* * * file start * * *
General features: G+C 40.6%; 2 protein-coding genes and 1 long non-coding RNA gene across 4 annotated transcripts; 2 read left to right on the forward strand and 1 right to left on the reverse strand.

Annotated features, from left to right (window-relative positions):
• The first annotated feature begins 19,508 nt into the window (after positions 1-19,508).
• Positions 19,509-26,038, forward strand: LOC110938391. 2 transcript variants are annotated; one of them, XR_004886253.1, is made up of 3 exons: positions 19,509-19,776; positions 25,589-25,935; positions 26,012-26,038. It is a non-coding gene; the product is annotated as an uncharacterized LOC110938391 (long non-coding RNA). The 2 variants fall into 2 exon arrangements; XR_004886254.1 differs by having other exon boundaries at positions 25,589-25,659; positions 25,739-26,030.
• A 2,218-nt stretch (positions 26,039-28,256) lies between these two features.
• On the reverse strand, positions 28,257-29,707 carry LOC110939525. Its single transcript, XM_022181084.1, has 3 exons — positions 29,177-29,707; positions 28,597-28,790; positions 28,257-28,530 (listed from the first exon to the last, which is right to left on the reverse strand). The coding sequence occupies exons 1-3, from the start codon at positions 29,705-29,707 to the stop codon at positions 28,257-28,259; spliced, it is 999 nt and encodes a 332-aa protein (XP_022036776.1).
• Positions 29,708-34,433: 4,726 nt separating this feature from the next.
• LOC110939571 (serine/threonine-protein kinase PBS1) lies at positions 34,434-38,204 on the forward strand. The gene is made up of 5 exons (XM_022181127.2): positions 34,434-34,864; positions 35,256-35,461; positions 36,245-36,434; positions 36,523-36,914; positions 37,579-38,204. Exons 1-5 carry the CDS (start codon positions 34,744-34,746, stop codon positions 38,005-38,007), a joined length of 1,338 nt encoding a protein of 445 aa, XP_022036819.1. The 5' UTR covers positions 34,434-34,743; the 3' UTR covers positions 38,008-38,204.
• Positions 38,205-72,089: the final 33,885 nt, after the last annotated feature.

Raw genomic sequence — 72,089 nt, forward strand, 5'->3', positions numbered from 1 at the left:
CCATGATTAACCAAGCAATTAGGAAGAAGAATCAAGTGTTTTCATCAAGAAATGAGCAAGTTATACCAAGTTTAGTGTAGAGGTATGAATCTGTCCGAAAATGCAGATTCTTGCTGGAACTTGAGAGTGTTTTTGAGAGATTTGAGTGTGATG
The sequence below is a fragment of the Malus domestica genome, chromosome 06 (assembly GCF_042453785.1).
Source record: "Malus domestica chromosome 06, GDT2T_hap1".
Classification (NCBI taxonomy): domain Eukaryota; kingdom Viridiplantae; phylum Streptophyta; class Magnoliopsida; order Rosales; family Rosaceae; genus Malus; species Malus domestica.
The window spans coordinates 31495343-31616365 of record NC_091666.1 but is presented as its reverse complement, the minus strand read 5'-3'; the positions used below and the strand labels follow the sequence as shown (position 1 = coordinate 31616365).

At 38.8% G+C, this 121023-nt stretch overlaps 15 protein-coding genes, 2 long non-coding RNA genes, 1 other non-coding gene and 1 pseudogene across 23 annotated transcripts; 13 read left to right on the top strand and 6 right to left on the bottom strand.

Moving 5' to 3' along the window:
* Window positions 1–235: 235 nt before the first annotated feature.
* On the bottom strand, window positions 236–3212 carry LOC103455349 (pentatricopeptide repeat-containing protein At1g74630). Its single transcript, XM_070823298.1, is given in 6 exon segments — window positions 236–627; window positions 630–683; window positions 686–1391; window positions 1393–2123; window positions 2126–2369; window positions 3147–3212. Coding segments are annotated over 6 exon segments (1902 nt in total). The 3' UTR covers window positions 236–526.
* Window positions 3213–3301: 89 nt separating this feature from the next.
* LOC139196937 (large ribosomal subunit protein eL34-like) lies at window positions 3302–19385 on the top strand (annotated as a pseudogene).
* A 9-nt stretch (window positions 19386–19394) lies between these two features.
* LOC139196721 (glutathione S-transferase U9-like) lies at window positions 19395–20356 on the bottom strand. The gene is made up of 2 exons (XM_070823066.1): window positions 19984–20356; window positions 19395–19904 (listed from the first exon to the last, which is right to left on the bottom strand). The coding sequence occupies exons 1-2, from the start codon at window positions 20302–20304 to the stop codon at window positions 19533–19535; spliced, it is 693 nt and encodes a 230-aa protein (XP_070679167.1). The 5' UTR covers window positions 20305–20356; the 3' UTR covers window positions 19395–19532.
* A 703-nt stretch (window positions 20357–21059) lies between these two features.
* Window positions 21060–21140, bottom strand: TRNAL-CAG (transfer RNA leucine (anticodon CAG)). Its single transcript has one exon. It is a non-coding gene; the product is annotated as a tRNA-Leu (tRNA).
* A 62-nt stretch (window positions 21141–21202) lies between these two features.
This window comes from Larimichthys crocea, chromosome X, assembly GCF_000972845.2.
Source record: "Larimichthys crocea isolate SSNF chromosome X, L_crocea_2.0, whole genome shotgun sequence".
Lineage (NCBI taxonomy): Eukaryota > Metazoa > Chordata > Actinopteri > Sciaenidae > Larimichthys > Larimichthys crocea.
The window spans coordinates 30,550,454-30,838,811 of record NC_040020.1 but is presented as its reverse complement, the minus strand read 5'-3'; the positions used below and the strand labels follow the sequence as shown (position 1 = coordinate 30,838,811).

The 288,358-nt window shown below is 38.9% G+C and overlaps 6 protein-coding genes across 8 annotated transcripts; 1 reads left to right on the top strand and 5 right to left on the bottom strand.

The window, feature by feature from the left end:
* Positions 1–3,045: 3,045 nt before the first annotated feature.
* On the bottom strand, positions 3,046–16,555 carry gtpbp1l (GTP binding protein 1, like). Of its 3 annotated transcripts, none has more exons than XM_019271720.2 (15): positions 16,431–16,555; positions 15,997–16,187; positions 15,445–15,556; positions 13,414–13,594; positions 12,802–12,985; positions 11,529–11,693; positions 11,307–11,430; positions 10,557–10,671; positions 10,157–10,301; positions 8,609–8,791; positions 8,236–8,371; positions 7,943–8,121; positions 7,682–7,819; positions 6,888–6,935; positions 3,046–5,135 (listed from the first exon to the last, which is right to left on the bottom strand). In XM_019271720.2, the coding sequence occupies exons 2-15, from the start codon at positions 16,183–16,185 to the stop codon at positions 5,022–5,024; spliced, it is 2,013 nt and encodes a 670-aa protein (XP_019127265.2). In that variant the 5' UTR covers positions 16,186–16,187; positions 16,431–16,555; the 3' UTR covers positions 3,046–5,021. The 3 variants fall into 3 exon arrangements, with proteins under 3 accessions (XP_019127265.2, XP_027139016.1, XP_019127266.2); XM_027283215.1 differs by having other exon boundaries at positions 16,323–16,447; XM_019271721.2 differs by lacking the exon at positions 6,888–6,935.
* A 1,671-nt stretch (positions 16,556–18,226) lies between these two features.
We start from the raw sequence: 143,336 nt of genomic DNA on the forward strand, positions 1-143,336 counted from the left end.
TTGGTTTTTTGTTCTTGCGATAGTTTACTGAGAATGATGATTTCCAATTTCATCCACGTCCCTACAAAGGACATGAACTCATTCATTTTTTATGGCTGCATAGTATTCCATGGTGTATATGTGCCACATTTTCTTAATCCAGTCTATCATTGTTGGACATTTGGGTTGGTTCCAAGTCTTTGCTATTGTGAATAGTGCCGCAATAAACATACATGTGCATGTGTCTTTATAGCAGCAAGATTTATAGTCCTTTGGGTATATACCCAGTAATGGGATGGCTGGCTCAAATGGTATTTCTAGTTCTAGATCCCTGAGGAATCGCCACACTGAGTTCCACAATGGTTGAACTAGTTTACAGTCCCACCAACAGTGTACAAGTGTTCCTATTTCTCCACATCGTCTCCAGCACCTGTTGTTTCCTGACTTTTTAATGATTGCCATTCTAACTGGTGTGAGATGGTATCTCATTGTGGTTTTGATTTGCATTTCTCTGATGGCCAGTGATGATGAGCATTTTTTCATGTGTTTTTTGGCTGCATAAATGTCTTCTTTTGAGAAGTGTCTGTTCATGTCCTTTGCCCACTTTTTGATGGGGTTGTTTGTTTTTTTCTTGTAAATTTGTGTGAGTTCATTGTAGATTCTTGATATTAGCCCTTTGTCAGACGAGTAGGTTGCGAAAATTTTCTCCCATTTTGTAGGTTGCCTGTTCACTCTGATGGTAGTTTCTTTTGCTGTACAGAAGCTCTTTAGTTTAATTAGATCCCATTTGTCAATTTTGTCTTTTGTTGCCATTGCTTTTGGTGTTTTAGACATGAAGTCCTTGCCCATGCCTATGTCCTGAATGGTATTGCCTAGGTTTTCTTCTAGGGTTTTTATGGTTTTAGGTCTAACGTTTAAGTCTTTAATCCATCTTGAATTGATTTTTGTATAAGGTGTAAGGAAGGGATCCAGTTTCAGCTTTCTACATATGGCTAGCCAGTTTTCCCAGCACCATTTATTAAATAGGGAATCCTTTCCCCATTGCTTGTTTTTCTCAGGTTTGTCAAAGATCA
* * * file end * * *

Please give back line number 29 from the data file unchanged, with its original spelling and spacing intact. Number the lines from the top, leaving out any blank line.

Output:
Lineage (NCBI taxonomy): Eukaryota > Metazoa > Chordata > Actinopteri > Sciaenidae > Larimichthys > Larimichthys crocea.